1977: Jose Carreras Autograph on private Photo. CoA
The Autograph comes with a certificate of Authenticity.
Born 1946 in Barcelona.The family emigrated to Argentina in 1951 in what proved to be an unsuccessful search for a better life, returning to Barcelona less than a year later. Carreras' father, his teaching career ruined because he had fought on the Republican side during the Civil War, eventually had to take a job as a traffic policeman, and his mother opened a small hair-dressing shop.
As a child he truly loved to sing and after he came home from seeing Mario Lanza in The Great Caruso, he sang to his family - especially la 'Donna e Mobile'. He was 6 years then.,
Later he started voice and piano lessons with Magda Prunera, the mother of one of his boyhood friends and at eight he started attending the local music conservatory after school. At eight he also gave his first public performance, singing 'La Donna e Mobile' on Spanish National Radio.
At eleven, he was on the stage of Barcelona's opera house, the Gran Teatro del Liceo, singing the boy soprano role of the narrator in de Falla's El retablo de Maese Pedro. A few months later, he sang for the last time at the Liceo before his voice started to change.
By 18, the soprano voice of Carreras the boy had become the tenor voice of Carreras the man. He studied at first with Francisco Puig and later with Juan Ruax, whom he has described as his artistic father.
If Ruax was his artistic father, then Caballe was to become in many ways his artistic mother. She sang the title role in his London stage debut, a concert performance of Maria Stuarda, and the recordings of their artistic partnership went on to include over 15 different operas.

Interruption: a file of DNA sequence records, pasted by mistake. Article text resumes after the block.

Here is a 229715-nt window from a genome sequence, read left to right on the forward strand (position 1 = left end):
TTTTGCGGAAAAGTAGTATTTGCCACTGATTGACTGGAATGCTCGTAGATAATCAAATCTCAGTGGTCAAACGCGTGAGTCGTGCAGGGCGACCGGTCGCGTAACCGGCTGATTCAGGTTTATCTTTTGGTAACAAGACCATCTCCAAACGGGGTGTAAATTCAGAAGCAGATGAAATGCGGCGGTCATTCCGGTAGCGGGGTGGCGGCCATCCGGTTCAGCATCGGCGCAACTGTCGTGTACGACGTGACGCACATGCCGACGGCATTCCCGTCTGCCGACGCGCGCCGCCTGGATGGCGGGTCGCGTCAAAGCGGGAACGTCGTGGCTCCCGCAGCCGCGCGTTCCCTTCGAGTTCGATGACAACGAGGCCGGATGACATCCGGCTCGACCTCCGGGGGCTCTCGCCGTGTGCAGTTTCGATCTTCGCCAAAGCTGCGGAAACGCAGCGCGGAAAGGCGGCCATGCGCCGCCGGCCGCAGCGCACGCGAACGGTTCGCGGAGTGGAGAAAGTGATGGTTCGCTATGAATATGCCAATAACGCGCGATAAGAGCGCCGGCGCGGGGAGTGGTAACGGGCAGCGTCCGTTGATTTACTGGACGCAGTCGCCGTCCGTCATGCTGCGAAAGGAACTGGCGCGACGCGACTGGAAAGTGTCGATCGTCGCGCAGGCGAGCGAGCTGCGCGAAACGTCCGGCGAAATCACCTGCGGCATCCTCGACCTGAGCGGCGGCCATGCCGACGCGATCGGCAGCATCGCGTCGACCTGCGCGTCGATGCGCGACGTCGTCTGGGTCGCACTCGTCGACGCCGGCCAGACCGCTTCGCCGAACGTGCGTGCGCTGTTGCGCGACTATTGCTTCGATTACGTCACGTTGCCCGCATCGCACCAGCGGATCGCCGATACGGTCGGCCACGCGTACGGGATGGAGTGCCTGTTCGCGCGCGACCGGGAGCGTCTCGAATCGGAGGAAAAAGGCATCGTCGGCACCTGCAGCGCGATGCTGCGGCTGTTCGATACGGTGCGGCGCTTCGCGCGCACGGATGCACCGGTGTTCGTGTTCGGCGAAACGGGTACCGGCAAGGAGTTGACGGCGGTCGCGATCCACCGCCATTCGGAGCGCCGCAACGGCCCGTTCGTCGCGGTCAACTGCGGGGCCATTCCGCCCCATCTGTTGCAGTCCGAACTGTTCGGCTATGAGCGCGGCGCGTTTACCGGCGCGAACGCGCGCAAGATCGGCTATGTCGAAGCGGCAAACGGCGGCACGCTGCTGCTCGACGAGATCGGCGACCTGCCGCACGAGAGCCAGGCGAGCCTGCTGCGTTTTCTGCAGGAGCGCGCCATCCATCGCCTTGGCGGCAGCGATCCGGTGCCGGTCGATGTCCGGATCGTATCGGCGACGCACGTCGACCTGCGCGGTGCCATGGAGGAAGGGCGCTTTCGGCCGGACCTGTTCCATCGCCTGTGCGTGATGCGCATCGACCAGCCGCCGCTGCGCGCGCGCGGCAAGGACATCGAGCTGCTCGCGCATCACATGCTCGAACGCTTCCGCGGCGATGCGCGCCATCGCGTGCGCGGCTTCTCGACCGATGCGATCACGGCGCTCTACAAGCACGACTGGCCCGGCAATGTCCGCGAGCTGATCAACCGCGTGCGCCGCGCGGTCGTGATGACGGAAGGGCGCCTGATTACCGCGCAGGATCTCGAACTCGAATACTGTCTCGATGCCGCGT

Carreras went on to grow into what Lofti Mansouri, the Director of the San Francisco Opera has called "One of the most complete operatic stars that I have ever worked with...His musicianship, intelligence, dramatic ability, not to mention his gorgeous voice make him a total artist." What is perhaps quite unusual about Carreras' career is that by the age of 28, when many opera singers are just starting to make their mark, he had already sung the tenor lead in 24 different operas in both Europe and North America and had made his debut at the world's four great opera houses - the Vienna Staatsoper in 1974, as the Duke of Mantua in Rigoletto; London's Royal Opera House in 1974, as Alfredo in La Traviata; the New York Metropolitan Opera in 1974, as Cavaradossi in Tosca; and La Scala Milan in 1975, as Riccardo in Ballo in Maschera.
In 1987, at the height of his success, Carreras was diagnosed with acute leukemia and was given a 1 in 10 chance of survival.
After his recovery, one of the first people he went to see was the great Austrian conductor Herbert von Karajan, a musician with whom he had an almost instinctive affinity. Carreras found it fascinating "how Karajan made you feel that he was like your father, conducting for you alone." Their ten year artistic collaboration has produced some of Carreras' finest performances and recordings.
Carreras did resume his career, gradually returning to the opera stage and the concert platform as well as to the recording studio. He now concentrates more on concerts and recitals and restricts his opera performances to one or two productions a year.
The 1990 Three Tenors concert in Rome was originally conceived to raise money for this Foundation and as a way for Carreras' colleagues, Placido Domingo and Luciano Pavarotti, to welcome their "little brother" back to the world of opera.
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